The referendum on Jim Harbaugh's fifth season at Michigan had been set for Nov. 30, the day Ohio State visits Ann Arbor. No coach and team entered the season needing a single win more than Harbaugh and his Wolverines did against the dreaded Buckeyes.
But three games in, Michigan is already facing a crisis. Saturday's 35-14 loss at Wisconsin -- after an off week, which followed an unsettling double-overtime win over Army -- sparked a Maize-and-Blue panic. The Wolverines trailed Wisconsin 35-0, fumbled on their opening possession for the third consecutive game, failed to convert on all 11 of their third-down attempts, didn't score for nearly 43 minutes and were outrushed 359-40.
Michigan's struggles away from home under Harbaugh (14-11, 5-11 against winning teams) aren't new. Nor are its struggles against ranked opponents (4-15). But to no-show in a big game against a strong team -- but not one with superior talent -- in Year 5 of a coaching regime suggests problems that go beyond a new offensive scheme or losing four defenders to the first three rounds of the NFL draft.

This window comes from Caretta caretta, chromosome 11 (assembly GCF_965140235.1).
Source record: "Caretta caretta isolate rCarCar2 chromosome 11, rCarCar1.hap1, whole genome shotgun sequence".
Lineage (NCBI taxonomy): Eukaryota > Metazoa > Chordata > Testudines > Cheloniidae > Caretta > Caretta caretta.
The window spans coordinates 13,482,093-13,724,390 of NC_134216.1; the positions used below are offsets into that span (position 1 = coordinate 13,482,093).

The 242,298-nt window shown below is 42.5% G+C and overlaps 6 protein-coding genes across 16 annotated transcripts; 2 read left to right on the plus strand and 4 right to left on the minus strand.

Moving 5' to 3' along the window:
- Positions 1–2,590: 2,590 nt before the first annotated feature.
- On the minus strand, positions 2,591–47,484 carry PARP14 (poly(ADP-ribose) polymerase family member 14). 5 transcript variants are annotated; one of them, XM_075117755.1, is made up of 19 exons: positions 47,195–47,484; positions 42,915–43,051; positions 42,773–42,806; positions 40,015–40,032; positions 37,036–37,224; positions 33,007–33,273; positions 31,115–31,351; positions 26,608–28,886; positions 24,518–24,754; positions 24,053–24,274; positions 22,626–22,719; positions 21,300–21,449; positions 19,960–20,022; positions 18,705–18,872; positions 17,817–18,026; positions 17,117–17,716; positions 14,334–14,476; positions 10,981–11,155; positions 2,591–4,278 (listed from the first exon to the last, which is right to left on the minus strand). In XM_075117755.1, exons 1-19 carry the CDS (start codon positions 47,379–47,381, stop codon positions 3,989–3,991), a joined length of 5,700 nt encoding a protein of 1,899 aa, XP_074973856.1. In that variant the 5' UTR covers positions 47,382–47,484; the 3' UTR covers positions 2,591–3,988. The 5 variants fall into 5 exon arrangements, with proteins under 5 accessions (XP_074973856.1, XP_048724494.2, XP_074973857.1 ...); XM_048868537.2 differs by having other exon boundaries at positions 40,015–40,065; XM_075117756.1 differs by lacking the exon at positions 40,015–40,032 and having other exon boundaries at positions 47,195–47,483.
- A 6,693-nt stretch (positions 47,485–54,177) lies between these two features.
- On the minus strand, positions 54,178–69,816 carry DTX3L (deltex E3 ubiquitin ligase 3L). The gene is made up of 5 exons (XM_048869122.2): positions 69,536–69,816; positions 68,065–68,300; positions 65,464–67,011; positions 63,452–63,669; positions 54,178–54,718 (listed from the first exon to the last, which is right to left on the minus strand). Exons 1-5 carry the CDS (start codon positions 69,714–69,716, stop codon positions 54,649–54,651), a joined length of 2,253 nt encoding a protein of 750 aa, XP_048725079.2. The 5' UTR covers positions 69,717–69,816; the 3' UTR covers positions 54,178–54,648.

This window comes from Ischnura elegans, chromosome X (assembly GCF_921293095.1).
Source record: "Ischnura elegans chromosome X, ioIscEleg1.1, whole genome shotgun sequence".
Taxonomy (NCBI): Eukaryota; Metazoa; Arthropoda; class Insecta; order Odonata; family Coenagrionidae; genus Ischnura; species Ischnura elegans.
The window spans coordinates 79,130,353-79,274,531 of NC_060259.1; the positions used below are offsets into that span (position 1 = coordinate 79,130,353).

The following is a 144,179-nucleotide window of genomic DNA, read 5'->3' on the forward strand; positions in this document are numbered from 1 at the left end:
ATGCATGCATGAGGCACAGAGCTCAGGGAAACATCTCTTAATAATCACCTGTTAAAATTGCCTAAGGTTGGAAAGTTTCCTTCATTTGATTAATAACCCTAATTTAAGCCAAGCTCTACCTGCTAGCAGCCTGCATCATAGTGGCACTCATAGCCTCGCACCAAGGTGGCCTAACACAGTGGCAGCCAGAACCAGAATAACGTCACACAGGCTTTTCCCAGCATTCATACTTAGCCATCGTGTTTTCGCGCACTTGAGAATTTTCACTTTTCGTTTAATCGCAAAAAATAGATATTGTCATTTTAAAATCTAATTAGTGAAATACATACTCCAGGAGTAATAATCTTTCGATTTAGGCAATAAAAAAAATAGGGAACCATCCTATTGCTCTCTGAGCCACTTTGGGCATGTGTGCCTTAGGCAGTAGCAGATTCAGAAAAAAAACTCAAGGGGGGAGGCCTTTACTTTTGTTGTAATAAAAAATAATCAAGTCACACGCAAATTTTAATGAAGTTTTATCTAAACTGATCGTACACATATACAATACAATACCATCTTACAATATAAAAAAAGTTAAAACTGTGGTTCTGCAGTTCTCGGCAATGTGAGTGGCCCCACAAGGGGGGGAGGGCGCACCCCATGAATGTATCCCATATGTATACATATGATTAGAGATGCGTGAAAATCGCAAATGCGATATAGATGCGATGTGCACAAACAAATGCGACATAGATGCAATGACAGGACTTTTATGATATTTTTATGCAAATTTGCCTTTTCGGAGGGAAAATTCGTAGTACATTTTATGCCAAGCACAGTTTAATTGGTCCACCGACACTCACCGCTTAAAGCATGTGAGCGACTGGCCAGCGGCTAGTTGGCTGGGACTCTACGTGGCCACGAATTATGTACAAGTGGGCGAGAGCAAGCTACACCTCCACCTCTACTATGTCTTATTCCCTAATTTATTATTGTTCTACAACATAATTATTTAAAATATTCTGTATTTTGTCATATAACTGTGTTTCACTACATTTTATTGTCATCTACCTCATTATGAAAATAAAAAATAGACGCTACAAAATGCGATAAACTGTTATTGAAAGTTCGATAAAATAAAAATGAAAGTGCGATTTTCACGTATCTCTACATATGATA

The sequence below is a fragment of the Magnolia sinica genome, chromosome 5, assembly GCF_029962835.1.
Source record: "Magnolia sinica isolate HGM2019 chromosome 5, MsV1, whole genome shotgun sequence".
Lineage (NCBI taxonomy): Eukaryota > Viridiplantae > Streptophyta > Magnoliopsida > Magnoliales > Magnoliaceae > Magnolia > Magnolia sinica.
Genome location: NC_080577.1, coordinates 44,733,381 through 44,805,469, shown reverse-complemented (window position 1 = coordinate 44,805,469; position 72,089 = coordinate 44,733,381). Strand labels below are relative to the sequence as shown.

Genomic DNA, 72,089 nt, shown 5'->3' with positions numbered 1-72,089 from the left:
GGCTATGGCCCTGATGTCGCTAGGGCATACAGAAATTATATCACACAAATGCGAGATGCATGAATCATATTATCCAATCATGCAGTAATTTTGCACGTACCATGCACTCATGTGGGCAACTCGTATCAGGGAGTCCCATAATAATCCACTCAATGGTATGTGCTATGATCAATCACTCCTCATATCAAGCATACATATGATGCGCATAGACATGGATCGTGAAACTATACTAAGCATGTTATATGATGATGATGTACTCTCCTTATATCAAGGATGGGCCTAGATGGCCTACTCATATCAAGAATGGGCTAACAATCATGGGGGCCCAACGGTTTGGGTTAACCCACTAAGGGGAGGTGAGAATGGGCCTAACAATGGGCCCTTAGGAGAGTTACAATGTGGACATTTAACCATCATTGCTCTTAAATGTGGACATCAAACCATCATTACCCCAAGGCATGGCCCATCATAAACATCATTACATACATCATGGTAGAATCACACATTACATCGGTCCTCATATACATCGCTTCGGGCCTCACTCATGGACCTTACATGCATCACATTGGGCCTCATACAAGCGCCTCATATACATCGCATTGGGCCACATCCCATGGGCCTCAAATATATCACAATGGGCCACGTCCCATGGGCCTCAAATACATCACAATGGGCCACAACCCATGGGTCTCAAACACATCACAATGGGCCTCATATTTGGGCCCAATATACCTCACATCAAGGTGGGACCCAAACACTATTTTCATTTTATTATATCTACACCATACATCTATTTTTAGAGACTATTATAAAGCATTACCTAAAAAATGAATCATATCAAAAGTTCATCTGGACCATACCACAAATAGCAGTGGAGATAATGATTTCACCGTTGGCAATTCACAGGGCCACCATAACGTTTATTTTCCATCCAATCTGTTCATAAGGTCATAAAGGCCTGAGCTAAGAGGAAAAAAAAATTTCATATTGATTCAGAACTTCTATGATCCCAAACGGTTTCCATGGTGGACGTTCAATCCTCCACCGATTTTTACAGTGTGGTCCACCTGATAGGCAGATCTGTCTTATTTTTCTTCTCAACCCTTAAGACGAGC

"That was not a banner day for Michigan," Harbaugh said Monday. "We saw it, you saw it, the entire football world saw it. That wasn't good enough and it's not acceptable to us. There's not much more to say."
The mess in Madison sparks big-picture questions about Michigan and Harbaugh: How did the program reach this point? What can be done to fix things, especially with plenty of big games -- No. 14 Iowa, at No. 12 Penn State, No. 10 Notre Dame, No. 25 Michigan State -- before The Game? Is Harbaugh still capable of restoring Michigan to a championship level?
Here's a closer look at Michigan and the next steps.